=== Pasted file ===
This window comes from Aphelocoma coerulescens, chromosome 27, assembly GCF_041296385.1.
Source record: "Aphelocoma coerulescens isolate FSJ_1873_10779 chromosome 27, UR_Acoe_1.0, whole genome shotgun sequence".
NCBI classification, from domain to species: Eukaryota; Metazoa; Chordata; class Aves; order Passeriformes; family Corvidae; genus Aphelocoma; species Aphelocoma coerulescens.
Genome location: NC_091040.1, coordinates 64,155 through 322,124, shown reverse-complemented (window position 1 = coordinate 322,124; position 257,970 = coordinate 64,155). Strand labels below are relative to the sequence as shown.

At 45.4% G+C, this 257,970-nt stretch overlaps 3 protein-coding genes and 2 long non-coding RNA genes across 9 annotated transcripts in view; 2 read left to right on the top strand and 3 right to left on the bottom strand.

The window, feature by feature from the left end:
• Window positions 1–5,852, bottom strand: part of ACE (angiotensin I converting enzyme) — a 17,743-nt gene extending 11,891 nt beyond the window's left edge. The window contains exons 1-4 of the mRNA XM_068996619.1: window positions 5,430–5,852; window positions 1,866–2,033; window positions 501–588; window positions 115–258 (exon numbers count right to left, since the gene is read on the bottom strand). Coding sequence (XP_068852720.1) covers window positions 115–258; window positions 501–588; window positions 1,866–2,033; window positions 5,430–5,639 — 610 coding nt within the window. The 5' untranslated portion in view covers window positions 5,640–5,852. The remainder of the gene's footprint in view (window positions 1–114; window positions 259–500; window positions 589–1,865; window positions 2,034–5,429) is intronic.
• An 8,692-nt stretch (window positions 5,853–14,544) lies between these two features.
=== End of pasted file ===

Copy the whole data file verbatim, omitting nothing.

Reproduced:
This window comes from Aphelocoma coerulescens, chromosome 27, assembly GCF_041296385.1.
Source record: "Aphelocoma coerulescens isolate FSJ_1873_10779 chromosome 27, UR_Acoe_1.0, whole genome shotgun sequence".
NCBI classification, from domain to species: Eukaryota; Metazoa; Chordata; class Aves; order Passeriformes; family Corvidae; genus Aphelocoma; species Aphelocoma coerulescens.
Genome location: NC_091040.1, coordinates 64,155 through 322,124, shown reverse-complemented (window position 1 = coordinate 322,124; position 257,970 = coordinate 64,155). Strand labels below are relative to the sequence as shown.

At 45.4% G+C, this 257,970-nt stretch overlaps 3 protein-coding genes and 2 long non-coding RNA genes across 9 annotated transcripts in view; 2 read left to right on the top strand and 3 right to left on the bottom strand.

The window, feature by feature from the left end:
• Window positions 1–5,852, bottom strand: part of ACE (angiotensin I converting enzyme) — a 17,743-nt gene extending 11,891 nt beyond the window's left edge. The window contains exons 1-4 of the mRNA XM_068996619.1: window positions 5,430–5,852; window positions 1,866–2,033; window positions 501–588; window positions 115–258 (exon numbers count right to left, since the gene is read on the bottom strand). Coding sequence (XP_068852720.1) covers window positions 115–258; window positions 501–588; window positions 1,866–2,033; window positions 5,430–5,639 — 610 coding nt within the window. The 5' untranslated portion in view covers window positions 5,640–5,852. The remainder of the gene's footprint in view (window positions 1–114; window positions 259–500; window positions 589–1,865; window positions 2,034–5,429) is intronic.
• An 8,692-nt stretch (window positions 5,853–14,544) lies between these two features.